Image by AWAL

“Light, Dark, Light Again” is an album for drawn-out mornings and the first break of sunshine in a month of rain.

Dan Harrison


Contributor, Co-President – Poets & Writers


Genres: Folk, indie, alt-rock, sad-people

“Light, Dark, Light Again” (Angie McMahon) is an album that builds, slowly at first, until you find yourself screaming – but screaming is too harsh a word. It is, above all, a winter album. There’s a rhythm to this corner of the world, light, dark, light again, and McMahon gives us the soundtrack. 

I keep coming back to this album, and I can’t put my finger on why. I was walking to class today, lost in the odd space between albums that grab me, so I reached for “Light, Dark, Light Again,” and I settled in. The best part of this album is the moments – the brief description, the hyper-specific breaths of memory. “Except the one time I drank too much / Fireball whiskey ‘cause I wanted you to kiss me,” she sings on the second track, “Fireball Whiskey,” and I’ve been there, I know this story. On the next track, “Fish”, McMahon closes with the refrain “But I started to feel like a fish in the ocean who knows that it’s caught on a wire,” and I know this story too. The hopelessness, the crooning vocals, the faint desire, it’s all there. 

The songs themselves oscillate between beautiful noise and deafening silence. There’s post-punk in the scratchy guitar riffs, the driving drums. There’s folk when everything cuts out and it feels like McMahon has climbed into the passenger seat to tell you how she’s hurting. She shouts, she whispers, she lets the backing tracks speak for themselves. It’s not an album that begs for attention – not until you find yourself unable to turn it off.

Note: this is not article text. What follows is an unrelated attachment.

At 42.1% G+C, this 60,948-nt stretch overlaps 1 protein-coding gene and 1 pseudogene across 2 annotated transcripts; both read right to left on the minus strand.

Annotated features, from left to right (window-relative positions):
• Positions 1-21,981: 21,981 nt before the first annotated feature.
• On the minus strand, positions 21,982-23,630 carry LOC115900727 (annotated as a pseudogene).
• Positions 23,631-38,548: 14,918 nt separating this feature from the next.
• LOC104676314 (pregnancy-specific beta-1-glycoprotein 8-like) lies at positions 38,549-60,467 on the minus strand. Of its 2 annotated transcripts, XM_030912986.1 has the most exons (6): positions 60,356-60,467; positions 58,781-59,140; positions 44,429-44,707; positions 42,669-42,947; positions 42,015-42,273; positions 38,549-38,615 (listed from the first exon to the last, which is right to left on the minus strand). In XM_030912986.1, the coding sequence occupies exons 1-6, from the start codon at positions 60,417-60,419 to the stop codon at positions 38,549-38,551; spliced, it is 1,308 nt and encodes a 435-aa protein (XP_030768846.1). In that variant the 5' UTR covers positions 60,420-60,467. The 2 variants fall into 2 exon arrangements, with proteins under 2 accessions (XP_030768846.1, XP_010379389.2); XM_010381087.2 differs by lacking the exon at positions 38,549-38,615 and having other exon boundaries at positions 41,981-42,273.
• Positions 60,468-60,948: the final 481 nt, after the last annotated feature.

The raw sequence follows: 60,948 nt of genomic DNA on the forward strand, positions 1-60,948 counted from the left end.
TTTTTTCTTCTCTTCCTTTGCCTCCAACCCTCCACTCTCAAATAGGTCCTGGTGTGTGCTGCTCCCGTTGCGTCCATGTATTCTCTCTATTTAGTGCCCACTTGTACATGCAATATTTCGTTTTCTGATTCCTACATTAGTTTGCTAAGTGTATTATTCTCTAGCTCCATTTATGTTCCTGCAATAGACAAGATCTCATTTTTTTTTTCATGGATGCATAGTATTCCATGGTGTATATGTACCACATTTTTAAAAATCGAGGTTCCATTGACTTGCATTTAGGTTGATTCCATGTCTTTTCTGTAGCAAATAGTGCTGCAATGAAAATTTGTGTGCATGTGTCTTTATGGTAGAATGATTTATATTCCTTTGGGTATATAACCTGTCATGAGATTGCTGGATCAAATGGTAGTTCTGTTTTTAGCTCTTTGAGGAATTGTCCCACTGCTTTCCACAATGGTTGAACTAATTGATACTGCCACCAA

The days are short and dim right now, which makes this the perfect album for these long months. “Saturn Returning” opens with a kindness: “Baby, I forgive ya, angel in the mirror,” and never lets us forget that feeling, even in its darkest moments. She sings “I got real low on Serotonin,” in the aptly-named track, but follows this up with “I will dance at the same time as breakfast / I will schedule my friends in.” Haven’t we all taken these brief joys, even as the world tries to hold us down? 

Melancholy is too light a word for this. It’s sad music, but only in the way that everyone feels down at some point. It’s happy music, but only in the way that promises darker days ahead. It’s hopeful music. In this mode, the last track is called “Making it through,” and that’s mostly all you need to know. The closing words? 

“Light again.”

Next time you put your headphones on, maybe feel a little bummed out, maybe you’re reeling after a breakup or maybe you just want the shivers only good music can give you, reach for “Light, Dark, Light Again”.